8. What’s your secret ingredient?
Perseverance.

9. We understand you are quite into physical fitness. Tell us about that.
I don’t do “physical fitness.” I have a VIP appointment every night at the Y, and the VIP is me, and my appointment is my workout with (the Pilates class teacher) and me and about
15 women. When I become grumpy, Susyn says to me, “You need to go to the Y.” It’s my antidepressant. It’s my meditation, and the reason I can still hit a golf ball 275 yards off the tee.

10. Would you do better on “American Idol” or “Dancing with the Stars”?
American Idol.”

11. What are you listening to?
Boy, I listen to so much. I’m rediscovering Joni Mitchell. I’d forgotten how much I enjoyed her music and her songwriting.

12. What’s life like with an empty nest?
Wonderful! I love my kids, but rediscovering one’s spouse after the last (child) leaves is very fulfilling. She considers me an adventure. In 61 years, there’s nobody who comes close to Susyn’s spiritual essence. We met at Bishop Luers. We were in Joan Uebelhoer’s study hall. She told me she was going to Florida over Christmas, and I told her a really stupid knock-knock joke about oranges and she came back with an orange for me – and a great tan. I asked her out, and she kept making excuses. She didn’t want to go out with me!

13. Who is your hero?
My biggest hero is my wife because she handles things in a way I wish I could and has dealt with me in a way only she could. Without Susyn as a partner, I’d be in a very different place, and it would not be as good a place.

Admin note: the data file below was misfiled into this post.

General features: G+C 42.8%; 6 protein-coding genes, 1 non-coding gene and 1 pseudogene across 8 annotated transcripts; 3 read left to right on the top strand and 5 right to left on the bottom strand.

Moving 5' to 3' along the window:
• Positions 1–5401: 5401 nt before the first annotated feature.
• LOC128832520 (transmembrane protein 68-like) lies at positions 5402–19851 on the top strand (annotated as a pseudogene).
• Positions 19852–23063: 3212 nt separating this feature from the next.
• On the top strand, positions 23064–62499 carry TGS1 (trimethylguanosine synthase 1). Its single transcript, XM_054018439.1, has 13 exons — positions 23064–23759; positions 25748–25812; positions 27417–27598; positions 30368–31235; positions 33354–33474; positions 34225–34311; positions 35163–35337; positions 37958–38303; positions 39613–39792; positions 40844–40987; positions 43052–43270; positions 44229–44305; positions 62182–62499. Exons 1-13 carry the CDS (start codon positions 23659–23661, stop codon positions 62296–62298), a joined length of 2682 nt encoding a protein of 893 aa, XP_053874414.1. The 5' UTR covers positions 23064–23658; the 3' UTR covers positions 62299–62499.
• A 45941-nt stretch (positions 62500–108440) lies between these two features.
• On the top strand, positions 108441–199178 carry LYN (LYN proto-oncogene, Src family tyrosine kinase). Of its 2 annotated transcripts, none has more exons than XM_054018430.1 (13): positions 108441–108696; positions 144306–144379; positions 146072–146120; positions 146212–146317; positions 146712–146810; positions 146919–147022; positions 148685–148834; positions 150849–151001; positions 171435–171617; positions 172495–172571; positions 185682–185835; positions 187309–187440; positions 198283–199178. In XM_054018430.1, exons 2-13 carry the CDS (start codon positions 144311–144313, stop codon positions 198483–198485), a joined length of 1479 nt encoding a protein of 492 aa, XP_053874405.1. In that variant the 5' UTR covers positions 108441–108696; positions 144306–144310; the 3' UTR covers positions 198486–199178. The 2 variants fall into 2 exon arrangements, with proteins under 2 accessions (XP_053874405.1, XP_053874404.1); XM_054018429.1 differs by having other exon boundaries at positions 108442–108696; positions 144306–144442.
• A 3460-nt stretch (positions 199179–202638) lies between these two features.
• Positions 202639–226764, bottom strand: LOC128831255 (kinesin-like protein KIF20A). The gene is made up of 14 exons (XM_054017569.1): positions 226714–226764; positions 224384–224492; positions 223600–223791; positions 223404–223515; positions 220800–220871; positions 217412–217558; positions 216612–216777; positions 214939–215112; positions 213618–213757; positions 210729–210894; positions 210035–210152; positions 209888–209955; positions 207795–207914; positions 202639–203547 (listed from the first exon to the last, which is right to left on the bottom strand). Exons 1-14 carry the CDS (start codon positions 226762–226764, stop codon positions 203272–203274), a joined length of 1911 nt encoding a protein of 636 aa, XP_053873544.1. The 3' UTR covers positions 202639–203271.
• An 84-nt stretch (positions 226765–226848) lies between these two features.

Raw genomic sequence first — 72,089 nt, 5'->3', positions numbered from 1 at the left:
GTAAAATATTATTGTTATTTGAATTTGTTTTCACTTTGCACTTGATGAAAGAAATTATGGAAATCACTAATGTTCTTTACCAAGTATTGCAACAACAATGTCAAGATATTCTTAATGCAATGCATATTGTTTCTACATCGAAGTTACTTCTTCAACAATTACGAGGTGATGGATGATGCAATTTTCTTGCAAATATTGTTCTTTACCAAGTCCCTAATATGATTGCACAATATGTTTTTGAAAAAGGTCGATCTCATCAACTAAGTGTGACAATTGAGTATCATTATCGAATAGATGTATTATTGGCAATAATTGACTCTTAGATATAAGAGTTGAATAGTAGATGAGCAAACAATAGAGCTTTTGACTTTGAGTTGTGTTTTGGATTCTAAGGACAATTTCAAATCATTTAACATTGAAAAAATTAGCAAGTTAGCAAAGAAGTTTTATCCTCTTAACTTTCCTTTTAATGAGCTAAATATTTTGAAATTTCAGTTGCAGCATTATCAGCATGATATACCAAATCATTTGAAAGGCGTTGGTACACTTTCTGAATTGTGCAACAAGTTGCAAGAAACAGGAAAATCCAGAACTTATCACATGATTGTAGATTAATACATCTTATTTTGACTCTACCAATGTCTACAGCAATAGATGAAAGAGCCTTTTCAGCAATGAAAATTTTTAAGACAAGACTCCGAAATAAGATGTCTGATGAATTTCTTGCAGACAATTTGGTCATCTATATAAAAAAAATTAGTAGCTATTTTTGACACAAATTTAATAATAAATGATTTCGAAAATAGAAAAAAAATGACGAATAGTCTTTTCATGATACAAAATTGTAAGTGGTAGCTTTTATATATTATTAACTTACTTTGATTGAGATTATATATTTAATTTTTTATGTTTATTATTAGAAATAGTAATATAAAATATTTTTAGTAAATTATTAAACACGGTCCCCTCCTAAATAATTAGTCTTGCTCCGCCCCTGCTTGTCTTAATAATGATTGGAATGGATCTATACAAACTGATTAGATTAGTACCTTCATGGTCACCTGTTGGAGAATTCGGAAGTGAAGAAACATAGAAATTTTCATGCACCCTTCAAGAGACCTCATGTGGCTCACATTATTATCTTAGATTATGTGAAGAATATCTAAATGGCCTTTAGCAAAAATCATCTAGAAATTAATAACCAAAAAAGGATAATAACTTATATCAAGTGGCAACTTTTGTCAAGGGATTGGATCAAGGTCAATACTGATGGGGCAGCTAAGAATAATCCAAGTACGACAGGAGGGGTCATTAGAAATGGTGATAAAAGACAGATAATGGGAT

14. Have you ever thought about running for higher office?
Yes. The only office I would ever consider running for would be a federal office. I think about it, but I know too much about politics and demographics to do it. The gerrymandered district would never allow me to (win). You do what you can to make a difference in your community based on the cards you’re dealt, and I’m doing that. So I’m pretty happy. I don’t wake up saying, gee, I’m not in Congress.

15. What keeps you up at night?
My cases. My litigation, my depositions. I rehearse every argument I give over and over. When it’s over, I crash. I crater big time. I don’t sleep for a week!

16. What’s the worst advice you’ve gotten?
Oh, boy! I think that’s a hard question because I’ve been good at avoiding bad advice. I’ve made mistakes, but I don’t think there’s bad advice, because even bad advice allows you to think it through.

17. What would your superpower be?
To recreate the spark of love in the soul of every human being.

18. What’s best about being a grandfather?
The unconditional love. Every time they see you again (they are) jumping up and down and running into your arms, and that’s pretty special.

19. What do you want your legacy to be?
To have saved public education from those who would otherwise outsource it to big companies.

20. What do you say to your detractors?
Get to know me. But it’s OK. It’s fine.  I’m not everybody’s cup of tea. And that’s OK.

First appeared in the September 2015 issue of Fort Wayne Magazine.